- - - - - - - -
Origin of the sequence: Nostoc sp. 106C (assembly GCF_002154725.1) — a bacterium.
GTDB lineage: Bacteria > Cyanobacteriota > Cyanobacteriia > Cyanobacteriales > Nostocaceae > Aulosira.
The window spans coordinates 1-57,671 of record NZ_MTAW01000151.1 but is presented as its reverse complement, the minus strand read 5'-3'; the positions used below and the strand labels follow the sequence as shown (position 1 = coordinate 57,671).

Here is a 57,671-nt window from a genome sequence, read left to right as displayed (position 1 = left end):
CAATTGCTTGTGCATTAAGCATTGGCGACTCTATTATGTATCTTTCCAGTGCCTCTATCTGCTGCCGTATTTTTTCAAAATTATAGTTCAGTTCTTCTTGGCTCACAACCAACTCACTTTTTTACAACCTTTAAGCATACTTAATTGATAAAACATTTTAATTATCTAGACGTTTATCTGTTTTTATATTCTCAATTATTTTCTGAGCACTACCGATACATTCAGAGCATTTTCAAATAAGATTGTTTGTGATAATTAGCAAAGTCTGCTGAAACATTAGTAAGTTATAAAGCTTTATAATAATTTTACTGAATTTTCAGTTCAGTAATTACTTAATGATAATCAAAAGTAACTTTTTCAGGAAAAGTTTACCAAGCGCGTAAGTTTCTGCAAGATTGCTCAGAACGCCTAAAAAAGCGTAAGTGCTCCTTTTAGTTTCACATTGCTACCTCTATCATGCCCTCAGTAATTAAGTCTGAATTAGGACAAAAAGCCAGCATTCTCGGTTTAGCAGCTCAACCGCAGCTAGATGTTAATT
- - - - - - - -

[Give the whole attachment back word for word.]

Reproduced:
Origin of the sequence: Nostoc sp. 106C (assembly GCF_002154725.1) — a bacterium.
GTDB lineage: Bacteria > Cyanobacteriota > Cyanobacteriia > Cyanobacteriales > Nostocaceae > Aulosira.
The window spans coordinates 1-57,671 of record NZ_MTAW01000151.1 but is presented as its reverse complement, the minus strand read 5'-3'; the positions used below and the strand labels follow the sequence as shown (position 1 = coordinate 57,671).

Here is a 57,671-nt window from a genome sequence, read left to right as displayed (position 1 = left end):
CAATTGCTTGTGCATTAAGCATTGGCGACTCTATTATGTATCTTTCCAGTGCCTCTATCTGCTGCCGTATTTTTTCAAAATTATAGTTCAGTTCTTCTTGGCTCACAACCAACTCACTTTTTTACAACCTTTAAGCATACTTAATTGATAAAACATTTTAATTATCTAGACGTTTATCTGTTTTTATATTCTCAATTATTTTCTGAGCACTACCGATACATTCAGAGCATTTTCAAATAAGATTGTTTGTGATAATTAGCAAAGTCTGCTGAAACATTAGTAAGTTATAAAGCTTTATAATAATTTTACTGAATTTTCAGTTCAGTAATTACTTAATGATAATCAAAAGTAACTTTTTCAGGAAAAGTTTACCAAGCGCGTAAGTTTCTGCAAGATTGCTCAGAACGCCTAAAAAAGCGTAAGTGCTCCTTTTAGTTTCACATTGCTACCTCTATCATGCCCTCAGTAATTAAGTCTGAATTAGGACAAAAAGCCAGCATTCTCGGTTTAGCAGCTCAACCGCAGCTAGATGTTAATT